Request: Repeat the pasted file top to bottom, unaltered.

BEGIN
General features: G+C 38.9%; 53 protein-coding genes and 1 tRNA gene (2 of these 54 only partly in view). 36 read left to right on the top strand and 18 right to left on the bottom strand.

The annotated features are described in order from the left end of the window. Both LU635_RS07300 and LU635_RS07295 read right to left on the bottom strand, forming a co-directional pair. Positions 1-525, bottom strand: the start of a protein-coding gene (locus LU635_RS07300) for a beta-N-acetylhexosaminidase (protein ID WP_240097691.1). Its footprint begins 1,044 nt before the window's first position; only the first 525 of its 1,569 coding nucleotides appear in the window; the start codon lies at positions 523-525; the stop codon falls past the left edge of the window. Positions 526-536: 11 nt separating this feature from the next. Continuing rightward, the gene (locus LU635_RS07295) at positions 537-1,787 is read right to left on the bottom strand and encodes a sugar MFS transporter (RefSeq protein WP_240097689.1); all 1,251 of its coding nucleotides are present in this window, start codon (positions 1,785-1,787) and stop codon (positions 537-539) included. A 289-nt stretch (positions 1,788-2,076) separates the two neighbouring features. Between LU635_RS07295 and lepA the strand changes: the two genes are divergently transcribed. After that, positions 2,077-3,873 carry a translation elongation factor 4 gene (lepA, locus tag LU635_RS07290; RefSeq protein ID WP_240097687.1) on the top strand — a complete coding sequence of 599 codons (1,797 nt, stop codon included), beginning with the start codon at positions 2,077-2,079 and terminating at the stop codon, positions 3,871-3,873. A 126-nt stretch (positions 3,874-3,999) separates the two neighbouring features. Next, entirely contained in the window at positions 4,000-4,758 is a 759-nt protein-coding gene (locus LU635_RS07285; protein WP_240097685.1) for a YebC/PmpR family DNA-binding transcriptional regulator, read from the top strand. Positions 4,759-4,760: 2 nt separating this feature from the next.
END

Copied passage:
General features: G+C 38.9%; 53 protein-coding genes and 1 tRNA gene (2 of these 54 only partly in view). 36 read left to right on the top strand and 18 right to left on the bottom strand.

The annotated features are described in order from the left end of the window. Both LU635_RS07300 and LU635_RS07295 read right to left on the bottom strand, forming a co-directional pair. Positions 1-525, bottom strand: the start of a protein-coding gene (locus LU635_RS07300) for a beta-N-acetylhexosaminidase (protein ID WP_240097691.1). Its footprint begins 1,044 nt before the window's first position; only the first 525 of its 1,569 coding nucleotides appear in the window; the start codon lies at positions 523-525; the stop codon falls past the left edge of the window. Positions 526-536: 11 nt separating this feature from the next. Continuing rightward, the gene (locus LU635_RS07295) at positions 537-1,787 is read right to left on the bottom strand and encodes a sugar MFS transporter (RefSeq protein WP_240097689.1); all 1,251 of its coding nucleotides are present in this window, start codon (positions 1,785-1,787) and stop codon (positions 537-539) included. A 289-nt stretch (positions 1,788-2,076) separates the two neighbouring features. Between LU635_RS07295 and lepA the strand changes: the two genes are divergently transcribed. After that, positions 2,077-3,873 carry a translation elongation factor 4 gene (lepA, locus tag LU635_RS07290; RefSeq protein ID WP_240097687.1) on the top strand — a complete coding sequence of 599 codons (1,797 nt, stop codon included), beginning with the start codon at positions 2,077-2,079 and terminating at the stop codon, positions 3,871-3,873. A 126-nt stretch (positions 3,874-3,999) separates the two neighbouring features. Next, entirely contained in the window at positions 4,000-4,758 is a 759-nt protein-coding gene (locus LU635_RS07285; protein WP_240097685.1) for a YebC/PmpR family DNA-binding transcriptional regulator, read from the top strand. Positions 4,759-4,760: 2 nt separating this feature from the next.